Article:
Sometimes I Forget, A List

Sometimes I forget that Korea is still considered a developing country.
Sometimes I forget that techno-gadgets do not change the psychology of a country, but only the way that psychology can be transmitted.
Sometimes I forget that the people who are in charge of this country did not grow up in middle-class America.
Sometimes I forget that ajummas are ajummas because it was necessary for them to be rough and coarse in order to get their children to adulthood, in order to put food in their bellies.
Sometimes I forget that only a few decades ago, poverty was the norm and that this affluence and wealth is new and fresh. Sometimes I forget that this government is still learning how to be democratic.
Sometimes I forget that being part of a group and a community isn’t necessarily following the herd, but it’s a conscious decision to belong to something bigger than oneself.
Sometimes I forget that although Korea is modernized on the outsides, her insides still run on an agricultural clock.
Sometimes I forget that there are more important things than being on time or making me feel comfortable.
Sometimes I forget that Koreans don’t say, “my house,” “my wife,” or “my office.”
Sometimes I forget that Koreans always say, “our house,” “our wife,” and “our office.”
Sometimes I forget that I’m not here to change Korea, but instead, I’m here to observe and maybe let Korea change a little bit of me.


  1. bailey from oregon here. delurking to tell you how much i enjoyed this post! i'm dipping into your archives (ooh, sounds naughty?) at work when i think i can get away with it, and i'm loving your perspective on the culture that surrounds you. i can't tell you how much i admire your courage to immerse yourself like you have. keep the great posts coming.

    p.s. how much is life like/different from those korean soaps? i heart them. 8^)

  2. Life is nothing like the soaps, except maybe for the volume. The Korean language is incredibly expressive, so a lot of times it feels like everyone is yelling at each other and having fights, when really they're just chatting. Although, the ajummas are pretty much like ajummas! Thanks so much for your kind words!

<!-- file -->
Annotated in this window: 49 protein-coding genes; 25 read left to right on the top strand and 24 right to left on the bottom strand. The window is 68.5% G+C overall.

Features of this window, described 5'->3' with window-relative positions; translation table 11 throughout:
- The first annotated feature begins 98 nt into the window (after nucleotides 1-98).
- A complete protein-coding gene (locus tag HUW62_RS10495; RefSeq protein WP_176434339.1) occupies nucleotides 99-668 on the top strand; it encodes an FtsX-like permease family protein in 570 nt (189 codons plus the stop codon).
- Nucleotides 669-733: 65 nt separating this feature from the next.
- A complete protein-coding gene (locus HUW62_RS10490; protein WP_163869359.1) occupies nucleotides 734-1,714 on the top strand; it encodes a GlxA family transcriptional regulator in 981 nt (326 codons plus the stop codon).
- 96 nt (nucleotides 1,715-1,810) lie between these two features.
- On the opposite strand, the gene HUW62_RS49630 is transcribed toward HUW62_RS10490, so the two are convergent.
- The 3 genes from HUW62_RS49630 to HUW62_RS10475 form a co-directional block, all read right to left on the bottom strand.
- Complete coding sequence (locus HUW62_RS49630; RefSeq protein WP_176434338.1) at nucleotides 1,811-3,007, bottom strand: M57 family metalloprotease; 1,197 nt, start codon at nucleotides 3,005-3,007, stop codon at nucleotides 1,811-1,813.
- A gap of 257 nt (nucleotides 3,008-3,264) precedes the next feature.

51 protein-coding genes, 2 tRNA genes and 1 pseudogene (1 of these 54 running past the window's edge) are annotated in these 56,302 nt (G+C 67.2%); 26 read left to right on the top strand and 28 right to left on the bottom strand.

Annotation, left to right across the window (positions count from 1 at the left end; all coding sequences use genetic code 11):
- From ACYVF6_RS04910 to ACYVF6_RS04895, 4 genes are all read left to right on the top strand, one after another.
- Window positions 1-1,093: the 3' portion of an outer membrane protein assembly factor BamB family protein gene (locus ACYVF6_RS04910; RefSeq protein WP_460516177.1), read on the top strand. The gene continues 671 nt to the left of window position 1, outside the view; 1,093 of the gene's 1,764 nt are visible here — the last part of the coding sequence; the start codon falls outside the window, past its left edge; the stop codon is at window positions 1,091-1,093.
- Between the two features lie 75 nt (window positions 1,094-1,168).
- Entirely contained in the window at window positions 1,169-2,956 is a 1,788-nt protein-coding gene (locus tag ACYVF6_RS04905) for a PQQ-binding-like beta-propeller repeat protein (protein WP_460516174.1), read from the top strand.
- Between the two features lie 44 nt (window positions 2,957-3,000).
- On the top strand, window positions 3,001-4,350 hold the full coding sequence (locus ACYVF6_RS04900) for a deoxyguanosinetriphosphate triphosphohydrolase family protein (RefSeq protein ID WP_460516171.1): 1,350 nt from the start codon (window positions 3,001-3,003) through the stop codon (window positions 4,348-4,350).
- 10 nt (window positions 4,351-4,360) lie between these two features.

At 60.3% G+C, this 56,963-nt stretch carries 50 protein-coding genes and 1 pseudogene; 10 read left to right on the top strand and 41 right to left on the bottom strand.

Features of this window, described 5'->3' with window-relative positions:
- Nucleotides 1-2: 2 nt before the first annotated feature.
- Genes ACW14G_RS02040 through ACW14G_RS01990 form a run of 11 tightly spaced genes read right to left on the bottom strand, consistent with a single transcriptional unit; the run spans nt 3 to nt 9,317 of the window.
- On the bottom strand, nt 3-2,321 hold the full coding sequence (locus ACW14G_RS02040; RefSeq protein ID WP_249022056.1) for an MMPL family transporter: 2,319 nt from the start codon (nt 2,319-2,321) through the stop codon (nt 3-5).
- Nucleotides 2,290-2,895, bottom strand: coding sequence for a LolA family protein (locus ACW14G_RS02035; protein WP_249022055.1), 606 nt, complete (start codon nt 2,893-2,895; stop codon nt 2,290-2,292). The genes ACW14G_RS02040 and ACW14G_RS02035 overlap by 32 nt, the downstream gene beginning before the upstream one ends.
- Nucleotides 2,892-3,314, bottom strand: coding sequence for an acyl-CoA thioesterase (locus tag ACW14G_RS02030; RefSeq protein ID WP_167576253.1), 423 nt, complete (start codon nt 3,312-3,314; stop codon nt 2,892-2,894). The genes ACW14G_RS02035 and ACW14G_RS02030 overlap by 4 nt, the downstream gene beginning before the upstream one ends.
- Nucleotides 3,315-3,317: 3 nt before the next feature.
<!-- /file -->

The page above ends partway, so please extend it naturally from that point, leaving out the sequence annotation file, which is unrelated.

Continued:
3. it's always good to step back and remind yourself...

  4. I found your blog via Ask a Korean and your little anecdotes are refreshing and hilarious to read! It's actually really uplifting to see someone who can enjoy life no matter where they are :) It's also kind of a relief to be abkle to read about how an expat is functioning in Korea on a daily basis by posting little stories rather than launching into a book-length analysis on Korean culture in a lofty intellectual tone xD

    anyway...in a nutshell...you've got me addicted :D

  5. Anonymous,
    Thank you so much! I'm glad that you enjoy reading about my hilarious adventures. I think my outlook on life in Korea is definitely brightened and kept positive by the fact that I've dated one for almost 2 years now. He keeps me seeing both sides of the situation most of the time. However, he doesn't make me immune to rage! Hehe. Thanks for your comments!

  6. Oh DB, nice one. This blog contains 3 of my favorite elements of writing: brevity, judicious repetition, and contrasting perspectives.

    Oh, and can I steal the following sentence: "Sometimes I forget that being part of a group and a community isn’t necessarily following the herd, but it’s a conscious decision to belong to something bigger than oneself."


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